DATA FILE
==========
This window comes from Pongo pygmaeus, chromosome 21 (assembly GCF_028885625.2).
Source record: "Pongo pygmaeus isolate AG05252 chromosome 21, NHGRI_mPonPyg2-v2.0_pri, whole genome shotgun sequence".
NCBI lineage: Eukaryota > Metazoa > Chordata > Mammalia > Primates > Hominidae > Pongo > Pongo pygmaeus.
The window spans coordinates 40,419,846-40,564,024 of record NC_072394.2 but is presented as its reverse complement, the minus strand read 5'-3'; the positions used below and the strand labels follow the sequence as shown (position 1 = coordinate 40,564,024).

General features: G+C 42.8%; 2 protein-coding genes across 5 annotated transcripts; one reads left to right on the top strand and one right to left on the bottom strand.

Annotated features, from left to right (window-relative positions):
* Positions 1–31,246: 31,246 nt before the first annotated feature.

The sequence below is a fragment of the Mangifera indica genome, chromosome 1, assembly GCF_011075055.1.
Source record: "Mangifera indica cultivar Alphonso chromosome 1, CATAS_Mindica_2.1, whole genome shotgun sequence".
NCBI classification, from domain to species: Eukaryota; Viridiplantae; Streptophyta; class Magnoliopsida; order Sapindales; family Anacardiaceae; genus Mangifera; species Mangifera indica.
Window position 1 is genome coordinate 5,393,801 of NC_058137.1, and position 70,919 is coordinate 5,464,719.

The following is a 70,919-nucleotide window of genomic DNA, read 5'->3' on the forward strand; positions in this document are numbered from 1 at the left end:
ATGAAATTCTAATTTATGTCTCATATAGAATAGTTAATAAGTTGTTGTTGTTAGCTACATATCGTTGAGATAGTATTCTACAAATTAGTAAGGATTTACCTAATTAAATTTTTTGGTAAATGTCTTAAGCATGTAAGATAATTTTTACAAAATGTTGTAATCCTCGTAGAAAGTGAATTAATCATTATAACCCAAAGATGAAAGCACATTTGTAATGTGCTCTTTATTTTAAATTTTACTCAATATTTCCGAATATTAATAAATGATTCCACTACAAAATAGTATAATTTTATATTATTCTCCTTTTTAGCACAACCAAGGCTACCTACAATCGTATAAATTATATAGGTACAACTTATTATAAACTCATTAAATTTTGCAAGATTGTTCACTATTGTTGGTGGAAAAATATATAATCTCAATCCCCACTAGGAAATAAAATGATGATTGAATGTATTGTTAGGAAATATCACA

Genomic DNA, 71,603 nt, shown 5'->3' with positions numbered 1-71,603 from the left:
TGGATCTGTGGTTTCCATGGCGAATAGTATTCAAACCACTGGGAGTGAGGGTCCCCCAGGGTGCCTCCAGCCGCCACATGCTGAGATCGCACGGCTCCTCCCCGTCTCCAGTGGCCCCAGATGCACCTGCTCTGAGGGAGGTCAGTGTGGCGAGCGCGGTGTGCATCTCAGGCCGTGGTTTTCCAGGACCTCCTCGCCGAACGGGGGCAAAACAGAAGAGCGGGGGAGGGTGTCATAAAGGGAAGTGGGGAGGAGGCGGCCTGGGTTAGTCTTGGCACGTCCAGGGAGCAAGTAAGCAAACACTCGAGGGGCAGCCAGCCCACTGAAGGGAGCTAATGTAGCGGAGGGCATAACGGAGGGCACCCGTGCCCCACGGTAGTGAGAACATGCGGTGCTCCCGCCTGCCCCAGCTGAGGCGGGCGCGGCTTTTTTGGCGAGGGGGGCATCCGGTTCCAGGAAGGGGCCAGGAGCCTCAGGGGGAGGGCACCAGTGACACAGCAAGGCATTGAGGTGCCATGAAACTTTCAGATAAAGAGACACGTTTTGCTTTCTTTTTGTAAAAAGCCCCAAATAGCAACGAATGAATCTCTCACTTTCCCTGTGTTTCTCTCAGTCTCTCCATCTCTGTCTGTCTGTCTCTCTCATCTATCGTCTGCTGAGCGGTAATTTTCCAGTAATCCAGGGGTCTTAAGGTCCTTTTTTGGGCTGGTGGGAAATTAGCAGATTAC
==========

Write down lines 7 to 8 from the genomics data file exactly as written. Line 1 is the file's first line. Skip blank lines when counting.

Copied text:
* Positions 1–31,246: 31,246 nt before the first annotated feature.

The sequence below is a fragment of the Mangifera indica genome, chromosome 1, assembly GCF_011075055.1.